January 22nd, 2005

It was climate change that wiped out most life 251m years ago

A report in last weeks "Science" online journal ties the "Great Dying", the worlds largest single mass extinction 251m years ago which almost made the Earth a dead and lifeless planet, to volcano-induced climate change.

The large amount of carbon and sulphur ejected into the air, and sulphur running into the sea killing ocean floor based life, seemed to have warmed the earth fatally and suffocated life through lack of oxygen.

"They suspect that as this continuing volcanism warmed the planet, large stores of methane gas locked in the ocean floor, triggering runaway greenhouse warming.

Scientists estimate that by the end of the 15 million-year period, 90 percent of all marine life and 75 percent of terrestrial species were extinct."

There has been debate over the cause, the previous main suspect being an asteroid collision similar to which probably wiped out the dinosaurs 65-million years ago, however Peter Ward who headed one of the two studies which had scientists from four continents participating, states categorically that climate change was most likely responsible:

"The geologic data are consistent with a more protracted catastrophic ecosystem collapse than a sudden impact would produce," he says. "If an impact occurred at all, it had a minor role."

'Ward's conclusions are supported by another team of scientists, who have been studying ocean sediments off the coasts of Australia and China, where they found evidence of extremely low oxygen levels in the upper ocean.'

"I think temperatures rose to a critical point. It got hotter and hotter until it reached a critical point and everything died," Ward said. "It was a double-whammy of warmer temperatures and low oxygen, and most life couldn't deal with it."

This has made a lot of the world's press: [Associated Press (AP)] [French Press Agency (AFP)] [The Australian] [Seattle PI] [Independent]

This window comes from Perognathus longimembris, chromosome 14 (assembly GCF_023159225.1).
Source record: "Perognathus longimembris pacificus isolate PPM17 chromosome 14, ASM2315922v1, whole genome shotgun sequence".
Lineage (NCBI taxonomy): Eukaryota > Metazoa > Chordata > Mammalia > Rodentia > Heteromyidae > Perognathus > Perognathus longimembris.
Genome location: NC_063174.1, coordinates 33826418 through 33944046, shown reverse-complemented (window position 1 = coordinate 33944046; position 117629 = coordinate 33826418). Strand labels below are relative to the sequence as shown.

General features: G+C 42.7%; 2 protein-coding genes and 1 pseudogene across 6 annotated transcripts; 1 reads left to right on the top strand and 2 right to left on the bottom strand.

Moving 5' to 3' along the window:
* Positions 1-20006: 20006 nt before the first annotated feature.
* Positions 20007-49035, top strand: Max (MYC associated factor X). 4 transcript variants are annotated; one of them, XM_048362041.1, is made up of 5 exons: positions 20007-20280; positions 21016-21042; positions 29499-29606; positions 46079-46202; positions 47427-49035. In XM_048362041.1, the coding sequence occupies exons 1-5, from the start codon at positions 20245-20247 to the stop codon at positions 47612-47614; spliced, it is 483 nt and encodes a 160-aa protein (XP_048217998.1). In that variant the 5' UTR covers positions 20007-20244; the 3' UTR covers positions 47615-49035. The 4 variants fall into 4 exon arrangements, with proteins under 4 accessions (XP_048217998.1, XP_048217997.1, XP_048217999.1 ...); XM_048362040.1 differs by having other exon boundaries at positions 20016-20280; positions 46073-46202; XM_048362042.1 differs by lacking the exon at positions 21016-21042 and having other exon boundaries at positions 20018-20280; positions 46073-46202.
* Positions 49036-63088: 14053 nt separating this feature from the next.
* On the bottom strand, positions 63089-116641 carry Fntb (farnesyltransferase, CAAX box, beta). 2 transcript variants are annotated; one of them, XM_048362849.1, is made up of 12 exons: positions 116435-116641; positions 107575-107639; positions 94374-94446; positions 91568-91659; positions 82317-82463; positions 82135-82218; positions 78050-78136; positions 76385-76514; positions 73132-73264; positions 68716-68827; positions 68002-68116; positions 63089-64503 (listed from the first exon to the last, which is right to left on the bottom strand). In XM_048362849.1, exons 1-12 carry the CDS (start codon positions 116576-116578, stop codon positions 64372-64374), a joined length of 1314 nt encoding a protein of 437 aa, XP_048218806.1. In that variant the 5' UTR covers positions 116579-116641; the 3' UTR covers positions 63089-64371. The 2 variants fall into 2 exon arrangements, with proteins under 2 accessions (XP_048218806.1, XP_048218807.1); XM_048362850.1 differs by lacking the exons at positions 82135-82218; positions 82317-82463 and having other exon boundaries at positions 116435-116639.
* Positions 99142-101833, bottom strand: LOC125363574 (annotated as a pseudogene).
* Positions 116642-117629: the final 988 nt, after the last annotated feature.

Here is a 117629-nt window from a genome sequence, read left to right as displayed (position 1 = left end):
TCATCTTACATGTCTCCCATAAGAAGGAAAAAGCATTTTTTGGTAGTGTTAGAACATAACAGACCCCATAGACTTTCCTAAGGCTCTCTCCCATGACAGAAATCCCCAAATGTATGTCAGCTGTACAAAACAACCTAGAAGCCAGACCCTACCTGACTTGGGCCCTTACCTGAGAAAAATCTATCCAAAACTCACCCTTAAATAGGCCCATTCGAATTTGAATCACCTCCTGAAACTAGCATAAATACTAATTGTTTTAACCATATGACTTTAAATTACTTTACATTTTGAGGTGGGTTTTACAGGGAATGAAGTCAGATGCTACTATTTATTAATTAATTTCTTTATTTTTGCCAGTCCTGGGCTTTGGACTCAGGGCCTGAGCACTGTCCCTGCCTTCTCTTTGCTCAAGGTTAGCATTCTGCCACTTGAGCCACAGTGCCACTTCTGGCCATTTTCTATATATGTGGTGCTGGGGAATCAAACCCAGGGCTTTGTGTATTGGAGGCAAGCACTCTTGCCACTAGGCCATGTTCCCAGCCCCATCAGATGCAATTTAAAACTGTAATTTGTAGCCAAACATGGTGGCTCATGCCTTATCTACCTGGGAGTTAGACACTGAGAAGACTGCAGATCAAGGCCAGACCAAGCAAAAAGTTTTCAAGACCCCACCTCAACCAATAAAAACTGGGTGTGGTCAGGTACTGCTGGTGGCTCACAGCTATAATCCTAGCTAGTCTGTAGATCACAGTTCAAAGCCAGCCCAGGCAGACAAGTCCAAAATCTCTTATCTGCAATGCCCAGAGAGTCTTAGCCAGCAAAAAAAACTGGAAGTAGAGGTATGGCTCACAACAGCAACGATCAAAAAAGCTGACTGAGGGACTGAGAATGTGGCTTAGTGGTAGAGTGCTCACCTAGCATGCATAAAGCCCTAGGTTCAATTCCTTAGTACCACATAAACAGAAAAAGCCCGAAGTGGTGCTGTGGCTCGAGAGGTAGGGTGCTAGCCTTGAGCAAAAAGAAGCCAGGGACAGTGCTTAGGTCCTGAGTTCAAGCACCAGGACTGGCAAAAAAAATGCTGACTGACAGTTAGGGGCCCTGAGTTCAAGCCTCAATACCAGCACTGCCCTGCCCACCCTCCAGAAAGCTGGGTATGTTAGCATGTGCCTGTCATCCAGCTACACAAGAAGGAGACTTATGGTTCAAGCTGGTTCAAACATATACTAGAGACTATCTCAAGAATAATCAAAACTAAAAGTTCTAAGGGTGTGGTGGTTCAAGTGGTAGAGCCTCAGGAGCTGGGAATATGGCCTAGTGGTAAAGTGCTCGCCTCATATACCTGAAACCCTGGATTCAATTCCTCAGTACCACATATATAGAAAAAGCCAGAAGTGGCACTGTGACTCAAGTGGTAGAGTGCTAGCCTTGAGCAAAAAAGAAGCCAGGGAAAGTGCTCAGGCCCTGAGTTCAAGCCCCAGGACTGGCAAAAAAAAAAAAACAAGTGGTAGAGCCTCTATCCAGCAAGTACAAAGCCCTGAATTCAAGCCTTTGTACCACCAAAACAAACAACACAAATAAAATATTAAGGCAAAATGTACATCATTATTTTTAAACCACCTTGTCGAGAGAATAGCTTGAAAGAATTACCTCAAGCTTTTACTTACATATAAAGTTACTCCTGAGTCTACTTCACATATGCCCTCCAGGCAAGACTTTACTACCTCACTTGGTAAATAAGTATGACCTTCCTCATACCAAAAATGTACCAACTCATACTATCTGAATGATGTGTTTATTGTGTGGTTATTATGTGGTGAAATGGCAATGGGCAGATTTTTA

If you want to read something truly spine chilling however, here is a comment piece (quoted below) from 18-months ago by George Monbiot in the Guardian about this era. Although there are some differences between the sudden climate change we're initiating and that initiated by volcanic activity, the similarities significantly outweigh them:

"So how much warming took place? A sharp change in the ratio of the isotopes of oxygen permits us to reply with some precision: 6C. Benton does not make the obvious point, but another author, the climate change specialist Mark Lynas, does. Six degrees is the upper estimate produced by the UN's scientific body, the intergovernmental panel on climate change (IPCC), for global warming by 2100. A conference of some of the world's leading atmospheric scientists in Berlin last month concluded that the IPCC's model may have underestimated the problem: the upper limit, they now suggest, should range between 7 and 10 degrees. Neither model takes into account the possibility of a partial melting of the methane hydrate still present in vast quantities around the fringes of the polar seas."

"Suddenly, the events of a quarter of a billion years ago begin to look very topical indeed. One of the possible endings of the human story has already been told. Our principal political effort must now be to ensure that it does not become set in stone."

Kyoto Protocol March and "Climate Crisis" meetings in the UK

On Saturday 12th February there will be a march through London commencing the start of the Kyoto Protocol, and also in protest at the US's refusal to sign up. In the run up there will be "Climate Crisis" meetings organised by several different political groups across the country to "assess the scale & nature of the Climate threat, politics of Climate change, how to fight the Bush administration on climate, building a movement to press for urgent action". The dates of these are as follows:

Cardiff - Tuesday, 25th January, 7.00 pm
Oxford - Wednesday, 26th January, 7.30 pm
Brighton - Thursday, 27th January, 6.00 pm
Manchester - Thursday, 27th January, 7.00 pm

Bristol - Monday, 31st January, 7.30 pm
Norwich - Tuesday 1st February, 7.30 pm
Southampton - Wednesday 2nd February, 7.00 pm
London - Thursday, 3rd February, 7.00 pm
Birmingham - Thursday, 3rd February, 7.30 pm
Liverpool - Friday, February 4th, Time TBA

For further details and exact location details of these meetings, see here. See the main pages of the following groups for more information on the Kyoto Protocol March in London: Campaign Against Climate Change and Rising Tide.